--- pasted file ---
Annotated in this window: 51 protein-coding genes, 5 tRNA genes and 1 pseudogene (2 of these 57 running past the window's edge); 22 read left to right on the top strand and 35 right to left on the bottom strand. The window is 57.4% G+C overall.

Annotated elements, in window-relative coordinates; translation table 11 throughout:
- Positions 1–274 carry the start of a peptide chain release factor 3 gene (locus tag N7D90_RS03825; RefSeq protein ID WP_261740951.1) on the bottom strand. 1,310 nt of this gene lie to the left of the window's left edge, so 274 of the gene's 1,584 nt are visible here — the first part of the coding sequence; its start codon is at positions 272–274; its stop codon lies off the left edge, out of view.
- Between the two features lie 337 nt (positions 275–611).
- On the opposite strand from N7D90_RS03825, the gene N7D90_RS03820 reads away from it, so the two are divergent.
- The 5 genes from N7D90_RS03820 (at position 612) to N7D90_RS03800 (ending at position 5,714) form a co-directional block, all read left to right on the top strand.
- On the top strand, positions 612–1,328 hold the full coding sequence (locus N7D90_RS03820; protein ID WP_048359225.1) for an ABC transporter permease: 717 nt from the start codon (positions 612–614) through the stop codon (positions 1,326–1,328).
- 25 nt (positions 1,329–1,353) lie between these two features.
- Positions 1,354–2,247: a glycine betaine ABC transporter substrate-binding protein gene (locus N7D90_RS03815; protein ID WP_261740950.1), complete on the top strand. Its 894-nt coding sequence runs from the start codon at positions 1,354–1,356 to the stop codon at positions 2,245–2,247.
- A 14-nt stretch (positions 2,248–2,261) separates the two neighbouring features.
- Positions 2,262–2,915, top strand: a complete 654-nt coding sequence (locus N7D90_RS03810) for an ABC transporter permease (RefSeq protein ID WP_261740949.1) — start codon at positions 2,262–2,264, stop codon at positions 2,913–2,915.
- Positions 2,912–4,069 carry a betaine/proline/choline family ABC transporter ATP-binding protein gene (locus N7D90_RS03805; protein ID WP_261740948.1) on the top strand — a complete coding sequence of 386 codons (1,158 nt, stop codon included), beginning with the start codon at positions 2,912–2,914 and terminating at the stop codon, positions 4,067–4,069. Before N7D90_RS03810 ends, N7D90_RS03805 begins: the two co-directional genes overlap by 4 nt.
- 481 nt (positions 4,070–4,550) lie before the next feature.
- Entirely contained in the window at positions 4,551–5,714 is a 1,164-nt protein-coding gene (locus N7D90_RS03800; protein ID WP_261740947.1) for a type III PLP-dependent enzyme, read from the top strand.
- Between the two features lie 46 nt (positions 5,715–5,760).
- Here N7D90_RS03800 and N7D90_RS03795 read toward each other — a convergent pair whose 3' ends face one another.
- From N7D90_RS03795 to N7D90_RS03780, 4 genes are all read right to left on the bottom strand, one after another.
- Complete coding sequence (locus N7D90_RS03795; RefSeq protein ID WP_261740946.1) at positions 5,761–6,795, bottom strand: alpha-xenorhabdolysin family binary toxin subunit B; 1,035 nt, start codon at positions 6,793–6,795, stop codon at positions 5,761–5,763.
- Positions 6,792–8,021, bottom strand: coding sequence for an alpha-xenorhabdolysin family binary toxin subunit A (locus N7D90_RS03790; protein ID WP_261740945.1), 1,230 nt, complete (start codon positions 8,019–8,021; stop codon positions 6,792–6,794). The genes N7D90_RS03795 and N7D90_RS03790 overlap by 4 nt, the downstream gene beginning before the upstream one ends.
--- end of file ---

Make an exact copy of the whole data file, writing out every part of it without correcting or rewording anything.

Annotated in this window: 51 protein-coding genes, 5 tRNA genes and 1 pseudogene (2 of these 57 running past the window's edge); 22 read left to right on the top strand and 35 right to left on the bottom strand. The window is 57.4% G+C overall.

Annotated elements, in window-relative coordinates; translation table 11 throughout:
- Positions 1–274 carry the start of a peptide chain release factor 3 gene (locus tag N7D90_RS03825; RefSeq protein ID WP_261740951.1) on the bottom strand. 1,310 nt of this gene lie to the left of the window's left edge, so 274 of the gene's 1,584 nt are visible here — the first part of the coding sequence; its start codon is at positions 272–274; its stop codon lies off the left edge, out of view.
- Between the two features lie 337 nt (positions 275–611).
- On the opposite strand from N7D90_RS03825, the gene N7D90_RS03820 reads away from it, so the two are divergent.
- The 5 genes from N7D90_RS03820 (at position 612) to N7D90_RS03800 (ending at position 5,714) form a co-directional block, all read left to right on the top strand.
- On the top strand, positions 612–1,328 hold the full coding sequence (locus N7D90_RS03820; protein ID WP_048359225.1) for an ABC transporter permease: 717 nt from the start codon (positions 612–614) through the stop codon (positions 1,326–1,328).
- 25 nt (positions 1,329–1,353) lie between these two features.
- Positions 1,354–2,247: a glycine betaine ABC transporter substrate-binding protein gene (locus N7D90_RS03815; protein ID WP_261740950.1), complete on the top strand. Its 894-nt coding sequence runs from the start codon at positions 1,354–1,356 to the stop codon at positions 2,245–2,247.
- A 14-nt stretch (positions 2,248–2,261) separates the two neighbouring features.
- Positions 2,262–2,915, top strand: a complete 654-nt coding sequence (locus N7D90_RS03810) for an ABC transporter permease (RefSeq protein ID WP_261740949.1) — start codon at positions 2,262–2,264, stop codon at positions 2,913–2,915.
- Positions 2,912–4,069 carry a betaine/proline/choline family ABC transporter ATP-binding protein gene (locus N7D90_RS03805; protein ID WP_261740948.1) on the top strand — a complete coding sequence of 386 codons (1,158 nt, stop codon included), beginning with the start codon at positions 2,912–2,914 and terminating at the stop codon, positions 4,067–4,069. Before N7D90_RS03810 ends, N7D90_RS03805 begins: the two co-directional genes overlap by 4 nt.
- 481 nt (positions 4,070–4,550) lie before the next feature.
- Entirely contained in the window at positions 4,551–5,714 is a 1,164-nt protein-coding gene (locus N7D90_RS03800; protein ID WP_261740947.1) for a type III PLP-dependent enzyme, read from the top strand.
- Between the two features lie 46 nt (positions 5,715–5,760).
- Here N7D90_RS03800 and N7D90_RS03795 read toward each other — a convergent pair whose 3' ends face one another.
- From N7D90_RS03795 to N7D90_RS03780, 4 genes are all read right to left on the bottom strand, one after another.
- Complete coding sequence (locus N7D90_RS03795; RefSeq protein ID WP_261740946.1) at positions 5,761–6,795, bottom strand: alpha-xenorhabdolysin family binary toxin subunit B; 1,035 nt, start codon at positions 6,793–6,795, stop codon at positions 5,761–5,763.
- Positions 6,792–8,021, bottom strand: coding sequence for an alpha-xenorhabdolysin family binary toxin subunit A (locus N7D90_RS03790; protein ID WP_261740945.1), 1,230 nt, complete (start codon positions 8,019–8,021; stop codon positions 6,792–6,794). The genes N7D90_RS03795 and N7D90_RS03790 overlap by 4 nt, the downstream gene beginning before the upstream one ends.